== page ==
This annual weed is so powerful and persistent it’s even found in restaurants. But don’t look for it growing through cracks in the floorboards: it’ll be on your plate, perhaps tossed with various spring greens and toasted almonds and drizzled with raspberry vinaigrette. Purslane (Portulaca oleracea), formerly known as a tough, mat-forming garden weed, has been discovered to be a nutritious, tasty, low-maintenance (hah!) salad green. (Discovered, that is, in the U.S.: in many other places it’s been on the menu and used as an herbal remedy for centuries.) Its plump, succulent leaves tolerate—no, thrive on—heat, drought, and neglect. Just don’t confuse it with prostrate spurge, which is also a low-growing, mat-forming annual weed but decidedly nonedible.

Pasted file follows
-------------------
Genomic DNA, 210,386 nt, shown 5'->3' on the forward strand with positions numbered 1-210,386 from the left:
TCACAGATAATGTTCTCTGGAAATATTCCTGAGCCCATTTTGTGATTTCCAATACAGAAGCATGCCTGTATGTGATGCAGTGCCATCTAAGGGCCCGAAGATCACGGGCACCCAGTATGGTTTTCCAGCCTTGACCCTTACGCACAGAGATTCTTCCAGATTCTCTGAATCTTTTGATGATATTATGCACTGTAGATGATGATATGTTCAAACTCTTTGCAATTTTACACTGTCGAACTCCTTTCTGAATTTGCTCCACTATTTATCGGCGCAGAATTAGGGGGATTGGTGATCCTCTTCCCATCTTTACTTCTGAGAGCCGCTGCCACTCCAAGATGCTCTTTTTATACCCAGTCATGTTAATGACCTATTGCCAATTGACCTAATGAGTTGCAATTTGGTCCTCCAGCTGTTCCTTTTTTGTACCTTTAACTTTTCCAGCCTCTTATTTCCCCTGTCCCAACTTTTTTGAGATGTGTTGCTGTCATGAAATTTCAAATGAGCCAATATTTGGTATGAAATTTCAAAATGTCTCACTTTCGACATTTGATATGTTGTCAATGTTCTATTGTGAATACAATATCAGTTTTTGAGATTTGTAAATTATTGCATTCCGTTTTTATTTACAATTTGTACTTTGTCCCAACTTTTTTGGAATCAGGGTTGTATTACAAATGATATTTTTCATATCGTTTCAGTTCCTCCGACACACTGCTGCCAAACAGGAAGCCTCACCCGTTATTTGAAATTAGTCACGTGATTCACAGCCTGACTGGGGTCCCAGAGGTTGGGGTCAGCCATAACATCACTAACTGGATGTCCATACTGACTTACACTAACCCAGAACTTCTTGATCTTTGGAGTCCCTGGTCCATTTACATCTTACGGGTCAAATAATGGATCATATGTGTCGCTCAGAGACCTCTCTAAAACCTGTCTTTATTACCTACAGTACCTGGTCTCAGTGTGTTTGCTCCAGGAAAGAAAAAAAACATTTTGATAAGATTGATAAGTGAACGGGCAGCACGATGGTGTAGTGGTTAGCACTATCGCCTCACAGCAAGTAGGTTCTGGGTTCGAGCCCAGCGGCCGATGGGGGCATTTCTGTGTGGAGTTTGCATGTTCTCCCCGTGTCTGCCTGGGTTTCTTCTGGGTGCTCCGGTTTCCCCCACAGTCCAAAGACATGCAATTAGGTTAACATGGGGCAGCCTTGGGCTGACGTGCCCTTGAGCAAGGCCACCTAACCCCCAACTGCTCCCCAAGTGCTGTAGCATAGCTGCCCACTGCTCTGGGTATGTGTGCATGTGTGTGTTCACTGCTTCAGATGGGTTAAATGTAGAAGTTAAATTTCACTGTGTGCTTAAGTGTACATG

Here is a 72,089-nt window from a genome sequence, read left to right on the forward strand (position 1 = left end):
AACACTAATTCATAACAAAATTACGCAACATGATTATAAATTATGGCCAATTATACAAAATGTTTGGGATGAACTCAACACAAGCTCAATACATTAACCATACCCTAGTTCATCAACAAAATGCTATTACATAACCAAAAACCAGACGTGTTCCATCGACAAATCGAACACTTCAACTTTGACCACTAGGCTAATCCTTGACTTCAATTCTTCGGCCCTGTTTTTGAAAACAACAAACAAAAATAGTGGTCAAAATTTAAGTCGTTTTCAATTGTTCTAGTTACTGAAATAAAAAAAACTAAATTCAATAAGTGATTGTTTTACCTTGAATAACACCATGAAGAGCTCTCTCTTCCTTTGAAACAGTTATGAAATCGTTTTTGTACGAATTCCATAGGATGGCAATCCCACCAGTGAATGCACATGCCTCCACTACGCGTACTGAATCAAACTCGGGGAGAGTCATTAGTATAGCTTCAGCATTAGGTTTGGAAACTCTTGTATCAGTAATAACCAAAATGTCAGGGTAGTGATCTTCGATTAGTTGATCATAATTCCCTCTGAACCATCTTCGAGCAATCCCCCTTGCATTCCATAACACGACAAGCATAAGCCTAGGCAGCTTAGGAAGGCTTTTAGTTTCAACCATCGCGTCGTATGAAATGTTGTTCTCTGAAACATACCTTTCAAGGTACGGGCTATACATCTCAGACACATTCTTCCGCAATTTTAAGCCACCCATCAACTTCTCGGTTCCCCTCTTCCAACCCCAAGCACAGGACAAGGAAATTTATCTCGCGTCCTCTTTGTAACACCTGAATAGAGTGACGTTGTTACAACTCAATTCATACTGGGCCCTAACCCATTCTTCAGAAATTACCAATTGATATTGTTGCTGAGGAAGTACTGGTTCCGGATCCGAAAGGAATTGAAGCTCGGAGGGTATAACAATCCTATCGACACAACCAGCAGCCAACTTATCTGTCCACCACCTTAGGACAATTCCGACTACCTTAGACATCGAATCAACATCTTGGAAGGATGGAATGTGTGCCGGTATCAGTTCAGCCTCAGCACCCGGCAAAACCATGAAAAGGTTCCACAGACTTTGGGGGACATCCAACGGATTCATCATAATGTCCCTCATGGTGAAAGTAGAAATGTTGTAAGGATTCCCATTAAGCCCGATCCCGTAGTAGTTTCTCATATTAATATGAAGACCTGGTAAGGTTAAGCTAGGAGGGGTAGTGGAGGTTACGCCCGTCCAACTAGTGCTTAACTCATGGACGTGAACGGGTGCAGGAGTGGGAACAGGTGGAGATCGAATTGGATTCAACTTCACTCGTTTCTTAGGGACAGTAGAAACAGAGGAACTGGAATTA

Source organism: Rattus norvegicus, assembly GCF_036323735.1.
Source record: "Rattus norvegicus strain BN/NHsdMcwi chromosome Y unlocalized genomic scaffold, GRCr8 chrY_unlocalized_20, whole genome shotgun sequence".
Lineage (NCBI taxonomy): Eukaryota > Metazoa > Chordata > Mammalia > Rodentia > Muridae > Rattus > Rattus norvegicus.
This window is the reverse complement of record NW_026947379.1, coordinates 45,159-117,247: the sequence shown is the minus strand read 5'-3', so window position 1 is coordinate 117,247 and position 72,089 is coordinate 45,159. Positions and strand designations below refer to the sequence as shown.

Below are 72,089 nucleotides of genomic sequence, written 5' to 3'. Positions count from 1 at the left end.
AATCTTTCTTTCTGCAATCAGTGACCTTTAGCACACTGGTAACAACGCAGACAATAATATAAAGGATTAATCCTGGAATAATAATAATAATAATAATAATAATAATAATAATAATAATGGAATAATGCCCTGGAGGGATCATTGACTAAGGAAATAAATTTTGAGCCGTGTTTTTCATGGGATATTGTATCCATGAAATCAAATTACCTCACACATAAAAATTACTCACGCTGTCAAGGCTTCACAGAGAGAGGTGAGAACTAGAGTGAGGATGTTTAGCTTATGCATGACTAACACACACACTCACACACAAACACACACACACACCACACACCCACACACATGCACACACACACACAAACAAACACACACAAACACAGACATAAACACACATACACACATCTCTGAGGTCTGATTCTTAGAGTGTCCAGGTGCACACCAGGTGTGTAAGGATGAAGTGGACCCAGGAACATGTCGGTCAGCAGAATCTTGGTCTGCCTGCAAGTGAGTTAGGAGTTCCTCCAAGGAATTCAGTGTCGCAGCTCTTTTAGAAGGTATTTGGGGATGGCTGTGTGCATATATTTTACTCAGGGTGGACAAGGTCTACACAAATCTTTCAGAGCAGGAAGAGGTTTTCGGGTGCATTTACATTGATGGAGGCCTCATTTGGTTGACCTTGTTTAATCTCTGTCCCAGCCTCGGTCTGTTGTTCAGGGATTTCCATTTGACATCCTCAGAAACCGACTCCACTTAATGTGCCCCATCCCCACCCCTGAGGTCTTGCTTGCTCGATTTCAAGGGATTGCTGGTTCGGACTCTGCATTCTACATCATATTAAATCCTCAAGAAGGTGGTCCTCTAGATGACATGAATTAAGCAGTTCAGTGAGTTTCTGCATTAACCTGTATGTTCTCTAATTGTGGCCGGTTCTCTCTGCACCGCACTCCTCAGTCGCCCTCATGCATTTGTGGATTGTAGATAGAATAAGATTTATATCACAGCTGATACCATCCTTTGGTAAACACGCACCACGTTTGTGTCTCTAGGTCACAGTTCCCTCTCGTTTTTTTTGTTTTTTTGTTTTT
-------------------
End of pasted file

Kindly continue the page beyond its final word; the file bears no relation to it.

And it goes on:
Purslane is a vigorous grower and its thick mats can crowd out vegetables or flowers you actually intended to cultivate in your garden. The stem nodes root where they touch the ground, so it can seem to leap across a garden bed overnight.
If you want to use purslane in salads, keep one or two plants around so you can pinch off a few stems at dinnertime. As for the rest—dig them out by hand.
—photo courtesy of the Kemper Center for Home Gardening at the Missouri Botanical Garden.